Patients in Italy face extra treatment charges

Michael Day, Rome

Italy, which now finds itself at the centre of the eurozone debt crisis, has announced a €48bn austerity package to try to reduce debt and calm the markets.

As the eurozone’s third largest economy and the world’s sixth largest, it is too big to be bailed out by the EU’s European financial stability facility; and demands from other European countries, together with internal pressure, have seen ministers target public spending, including health funding, as a means of erasing its deficit by the end of 2013.

One study by the health economist Federico Spandonaro of the University of Rome Tor Vergata says that Italy can expect €10bn worth of cuts to health services, translating to €500 per family each year.

The most obvious effect has been new or increased healthcare charges. Patients now have to pay an extra €10 for medical consultations and more for prescribed tests and are charged €25 for non-emergency care at hospitals.

Dr Spandonaro noted that people in the poorer south of Italy will be hardest hit by these health charges, which will be levied regardless of a patient’s income. Most of Italy’s three million people who live in “absolute poverty,” according to the Italian National Institute of Statistics, live south of Rome. A freeze on recruitment of health staff has also been mooted.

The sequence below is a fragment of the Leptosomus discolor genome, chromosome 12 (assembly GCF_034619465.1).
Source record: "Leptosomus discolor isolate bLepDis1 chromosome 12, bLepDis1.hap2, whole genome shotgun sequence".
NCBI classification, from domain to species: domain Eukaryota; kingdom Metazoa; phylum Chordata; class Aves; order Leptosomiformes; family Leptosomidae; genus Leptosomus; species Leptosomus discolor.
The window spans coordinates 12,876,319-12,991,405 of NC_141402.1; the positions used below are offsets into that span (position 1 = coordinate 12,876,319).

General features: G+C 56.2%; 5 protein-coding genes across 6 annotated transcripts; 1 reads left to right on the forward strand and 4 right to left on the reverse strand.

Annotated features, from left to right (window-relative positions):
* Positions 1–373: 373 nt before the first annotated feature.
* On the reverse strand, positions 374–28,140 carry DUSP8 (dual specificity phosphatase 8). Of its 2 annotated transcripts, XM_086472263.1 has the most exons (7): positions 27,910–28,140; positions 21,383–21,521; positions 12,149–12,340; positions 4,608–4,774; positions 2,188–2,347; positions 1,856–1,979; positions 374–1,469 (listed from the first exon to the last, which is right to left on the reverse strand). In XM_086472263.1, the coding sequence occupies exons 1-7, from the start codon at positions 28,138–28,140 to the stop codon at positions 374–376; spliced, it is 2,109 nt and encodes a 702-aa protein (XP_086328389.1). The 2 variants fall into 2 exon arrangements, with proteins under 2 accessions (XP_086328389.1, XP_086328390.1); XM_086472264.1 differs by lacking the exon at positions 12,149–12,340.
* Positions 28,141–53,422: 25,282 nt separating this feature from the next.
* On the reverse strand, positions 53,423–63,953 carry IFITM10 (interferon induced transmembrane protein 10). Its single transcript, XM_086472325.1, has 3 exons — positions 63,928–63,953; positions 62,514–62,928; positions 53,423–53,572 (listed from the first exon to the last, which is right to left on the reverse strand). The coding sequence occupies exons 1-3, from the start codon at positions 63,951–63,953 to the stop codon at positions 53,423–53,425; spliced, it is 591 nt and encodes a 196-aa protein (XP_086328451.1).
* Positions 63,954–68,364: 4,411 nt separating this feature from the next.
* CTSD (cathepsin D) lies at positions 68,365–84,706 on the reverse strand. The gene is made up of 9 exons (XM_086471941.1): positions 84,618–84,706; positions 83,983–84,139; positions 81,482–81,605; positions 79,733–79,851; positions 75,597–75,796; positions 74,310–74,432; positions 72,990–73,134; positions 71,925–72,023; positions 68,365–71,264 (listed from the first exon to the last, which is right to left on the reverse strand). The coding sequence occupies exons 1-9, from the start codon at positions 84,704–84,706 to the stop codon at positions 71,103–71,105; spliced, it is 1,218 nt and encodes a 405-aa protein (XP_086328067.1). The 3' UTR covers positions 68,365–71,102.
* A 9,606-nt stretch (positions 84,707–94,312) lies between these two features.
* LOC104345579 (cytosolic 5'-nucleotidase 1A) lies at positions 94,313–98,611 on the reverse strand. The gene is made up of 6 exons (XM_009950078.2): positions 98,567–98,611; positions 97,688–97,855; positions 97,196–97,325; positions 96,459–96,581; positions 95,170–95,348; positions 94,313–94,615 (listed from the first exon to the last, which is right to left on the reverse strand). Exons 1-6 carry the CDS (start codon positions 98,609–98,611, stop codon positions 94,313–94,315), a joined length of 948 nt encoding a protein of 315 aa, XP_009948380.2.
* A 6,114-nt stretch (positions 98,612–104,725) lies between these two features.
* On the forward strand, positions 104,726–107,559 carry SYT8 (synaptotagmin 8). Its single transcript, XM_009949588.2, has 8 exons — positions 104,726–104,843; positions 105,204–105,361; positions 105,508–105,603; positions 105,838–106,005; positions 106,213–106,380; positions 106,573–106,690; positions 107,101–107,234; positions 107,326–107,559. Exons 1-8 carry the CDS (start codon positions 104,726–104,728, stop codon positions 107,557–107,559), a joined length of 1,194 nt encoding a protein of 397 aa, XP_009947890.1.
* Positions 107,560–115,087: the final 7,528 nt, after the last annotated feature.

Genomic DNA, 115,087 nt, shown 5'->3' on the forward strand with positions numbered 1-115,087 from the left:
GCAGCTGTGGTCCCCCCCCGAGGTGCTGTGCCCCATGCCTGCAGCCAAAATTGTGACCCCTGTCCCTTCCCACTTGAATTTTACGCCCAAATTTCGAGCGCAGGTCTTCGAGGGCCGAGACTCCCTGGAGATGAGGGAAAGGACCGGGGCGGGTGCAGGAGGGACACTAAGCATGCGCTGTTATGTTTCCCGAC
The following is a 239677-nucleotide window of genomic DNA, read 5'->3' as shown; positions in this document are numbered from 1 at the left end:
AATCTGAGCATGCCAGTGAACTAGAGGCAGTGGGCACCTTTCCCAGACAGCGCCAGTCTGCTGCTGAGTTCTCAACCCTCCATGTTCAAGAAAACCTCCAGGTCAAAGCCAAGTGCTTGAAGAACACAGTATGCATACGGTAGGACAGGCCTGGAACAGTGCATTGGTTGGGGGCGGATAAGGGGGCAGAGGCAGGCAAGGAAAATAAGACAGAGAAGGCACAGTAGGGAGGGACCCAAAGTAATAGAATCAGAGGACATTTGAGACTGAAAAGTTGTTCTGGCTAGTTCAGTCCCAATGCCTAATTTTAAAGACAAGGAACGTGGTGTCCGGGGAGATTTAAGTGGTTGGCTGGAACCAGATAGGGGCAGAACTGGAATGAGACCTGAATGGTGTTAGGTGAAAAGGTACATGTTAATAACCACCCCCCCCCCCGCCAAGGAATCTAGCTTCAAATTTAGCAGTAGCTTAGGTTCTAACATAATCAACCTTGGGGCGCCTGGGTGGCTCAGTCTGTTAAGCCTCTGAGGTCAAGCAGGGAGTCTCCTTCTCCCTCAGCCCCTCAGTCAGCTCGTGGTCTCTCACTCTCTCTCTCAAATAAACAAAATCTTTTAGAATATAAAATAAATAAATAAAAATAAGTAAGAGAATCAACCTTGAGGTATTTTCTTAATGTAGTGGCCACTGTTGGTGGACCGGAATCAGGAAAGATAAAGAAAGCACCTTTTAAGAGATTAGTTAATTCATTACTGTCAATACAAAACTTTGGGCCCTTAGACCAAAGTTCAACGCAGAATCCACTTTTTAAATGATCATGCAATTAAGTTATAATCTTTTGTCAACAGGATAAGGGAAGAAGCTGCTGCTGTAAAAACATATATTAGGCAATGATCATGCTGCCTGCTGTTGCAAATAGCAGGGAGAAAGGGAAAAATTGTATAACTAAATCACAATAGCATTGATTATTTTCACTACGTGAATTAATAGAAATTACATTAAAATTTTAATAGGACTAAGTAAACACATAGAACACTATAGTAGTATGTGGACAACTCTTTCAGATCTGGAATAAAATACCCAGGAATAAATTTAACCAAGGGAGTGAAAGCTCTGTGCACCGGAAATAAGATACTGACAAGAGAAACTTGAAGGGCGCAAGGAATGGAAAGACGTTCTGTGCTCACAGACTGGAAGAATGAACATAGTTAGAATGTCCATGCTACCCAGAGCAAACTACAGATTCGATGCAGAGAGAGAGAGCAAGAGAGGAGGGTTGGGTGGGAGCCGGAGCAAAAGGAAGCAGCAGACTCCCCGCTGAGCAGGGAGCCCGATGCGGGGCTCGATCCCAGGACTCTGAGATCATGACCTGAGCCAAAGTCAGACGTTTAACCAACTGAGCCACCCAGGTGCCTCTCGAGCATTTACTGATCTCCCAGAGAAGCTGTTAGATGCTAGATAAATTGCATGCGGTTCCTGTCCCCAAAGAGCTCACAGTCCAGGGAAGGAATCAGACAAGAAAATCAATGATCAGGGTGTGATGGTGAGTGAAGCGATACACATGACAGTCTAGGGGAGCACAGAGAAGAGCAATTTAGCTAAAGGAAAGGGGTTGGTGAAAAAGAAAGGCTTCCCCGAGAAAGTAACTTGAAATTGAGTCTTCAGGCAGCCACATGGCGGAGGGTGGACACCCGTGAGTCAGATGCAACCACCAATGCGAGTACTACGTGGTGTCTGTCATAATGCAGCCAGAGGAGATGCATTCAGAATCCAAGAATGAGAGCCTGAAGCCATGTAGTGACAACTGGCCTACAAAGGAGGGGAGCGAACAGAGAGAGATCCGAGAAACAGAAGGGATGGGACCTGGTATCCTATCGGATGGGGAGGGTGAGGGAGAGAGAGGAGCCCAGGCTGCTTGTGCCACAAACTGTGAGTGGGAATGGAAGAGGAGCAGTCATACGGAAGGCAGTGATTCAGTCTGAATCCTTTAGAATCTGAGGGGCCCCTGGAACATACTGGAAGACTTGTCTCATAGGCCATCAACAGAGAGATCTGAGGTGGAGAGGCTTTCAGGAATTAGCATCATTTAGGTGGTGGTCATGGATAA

But further savings have not been discounted. As the BMJ went to press, the finance minister, Giulio Tremonti, said that the details of the cuts package were “still being worked out.” This is partly due to the haste with which the Italian government has had to introduce the emergency budget. But it is also down to the changing financial and political landscape. Initial plans to delay the bulk of the cuts until a more politically expedient period—that is, after the next general election—are now being ditched. In addition, the European Central Bank is demanding extra sacrifices from Italy in exchange for shielding it from ongoing attacks by speculators.

The Federconsumatori campaigning group has estimated, however, that average Italian families will be nearly €1000 a year worse off when reduced tax breaks and benefits are also taken into account, making the cost of new health charges felt even more keenly.

And additional cuts to the budgets of local and regional authorities, which provide many of Italy’s social services, will put medical services under further pressure.

Suppliers and staff suffer under Spanish budgetary cuts

Maria de Lago, Madrid

The Spanish health service was already under strain even before economic jitters earlier this month prompted fears that the country would need a financial bail out. The health service has already undergone budgetary cuts, especially in the drugs and wages bills, and is now experiencing lengthened delays in payments to suppliers.